There was interest in my recipe for the "seemingly seamless diagonal-knit" hot pad, so here goes....
First, credit where credit is due. This is the pattern I started with. It makes a perfectly good diagonal hot pad, with the clever fold. You could be happy stopping right here, but I wanted to see if it was possible to eliminate the seams that run diagonally across the front and back. I found the answers on the internet, especially on YouTube. I will post the relevant links at the bottom. So kudos and thanks to all the smart people who figured this stuff out and then generously shared it with the world!
The basic pattern has you knit a tube that is open at both ends. Later you sew each end closed. I could eliminate the first seam by casting on using Judy's Magic Cast-on (link below). I used 2 size 7 circular needle pairs. They need to be at least 24" and can be longer.
I am using worsted weight cotton yarn. Some of the brand names are Sugar and Cream, Peaches and Cream and Premier Home.
Cast-on 50 stitches on each needle—100 stitches total. This cast-on gives you a row of knitting that can be knit into on both edges, so after casting on, you knit around the cast-on row, continuing in the round, to knit a flattened tube that is closed at the bottom. To do this, you need to know how to knit in the round using 2 circular needles (link below)
Place a marker where the rows begin and another at halfway around. Continue knitting in the round, making sure to keep the stitches tight at those two spots where you switch needles. Add stripes if you wish, starting the new color at the marker that begins a new row. (There is a link below with a technique for smoothing out the jog at the beginning of a new stripe.) before long your knitting should resemble a small canoe! You can continue to knit with both sets of circular needles, or switch to just one set once it is a couple inches high. I can knit faster using just one set.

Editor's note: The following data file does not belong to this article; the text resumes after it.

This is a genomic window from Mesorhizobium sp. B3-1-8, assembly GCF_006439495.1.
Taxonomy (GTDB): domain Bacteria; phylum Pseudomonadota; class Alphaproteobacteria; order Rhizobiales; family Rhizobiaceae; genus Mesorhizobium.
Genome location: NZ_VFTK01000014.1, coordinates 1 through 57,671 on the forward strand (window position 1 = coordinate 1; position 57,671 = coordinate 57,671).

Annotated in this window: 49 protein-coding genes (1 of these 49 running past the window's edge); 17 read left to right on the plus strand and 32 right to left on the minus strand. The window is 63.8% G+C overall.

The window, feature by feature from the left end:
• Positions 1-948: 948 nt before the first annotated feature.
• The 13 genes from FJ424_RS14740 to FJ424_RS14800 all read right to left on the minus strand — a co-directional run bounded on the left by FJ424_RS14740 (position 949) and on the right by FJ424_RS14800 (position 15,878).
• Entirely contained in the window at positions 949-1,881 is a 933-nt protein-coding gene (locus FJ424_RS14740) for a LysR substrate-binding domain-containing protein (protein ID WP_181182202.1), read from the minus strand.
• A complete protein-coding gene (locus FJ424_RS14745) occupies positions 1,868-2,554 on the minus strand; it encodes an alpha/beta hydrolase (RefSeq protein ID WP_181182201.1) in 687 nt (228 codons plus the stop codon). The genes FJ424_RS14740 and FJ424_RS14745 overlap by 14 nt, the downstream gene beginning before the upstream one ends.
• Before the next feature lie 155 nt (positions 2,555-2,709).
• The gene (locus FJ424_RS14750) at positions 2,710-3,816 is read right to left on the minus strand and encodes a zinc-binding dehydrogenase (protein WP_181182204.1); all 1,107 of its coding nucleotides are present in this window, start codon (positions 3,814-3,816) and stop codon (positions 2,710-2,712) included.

As it gets bigger you can push the sides down and begin to see how it will go from straight across knitting, to diagonal.
Knit until the sides are half the measurement across the bottom edge. Mine was 11" wide, so I knit until the sides were 5 1/2" high. Your measurements may vary.
Cut your working yarn, leaving a good tail. Secure the end by weaving it into the inside. Do not bind off.
Starting at the row marker, slide 25 stitches onto your second circular needle, then slide those stitches down the cable and slip the marker and 25 stitches on the other side of the cable onto the same circular needle. You have now redistributed half of the stitches onto each of the two sets of needles, with the markers in the center of each set of stitches. This is hard to explain, but hopefully the photo below will help.
Now you are ready for the second invisible seam!
Cut a piece of yarn at least 5 times the width of the opening and thread it onto a tapestry needle. Tie the end to the bit of yarn right between the needle at one end of the opening.
Then use Kitchener stitch (link below) to close the opening.
Secure the end and bury the tail between the two layers. You may need to use a crochet hook to tighten and even up the Kitchener stitches before you secure the yarn (I did). Steam press, shaping the square and adjusting and straightening the stripes. Done!
If you've never done some or all of these techniques, be patient. I found them pretty confusing, needing multiple attempts and rewatching of the videos. That's why I made hot pads—they are quick, cheap and small mistakes and glitches don't matter. My seventh HP is the only really "good" one, but all are usable and won't go to waste! Have fun with color and design while you hone your skills.
Original HP pattern
Judy's Magic Cast-on
Knitting in the round with 2 circulars
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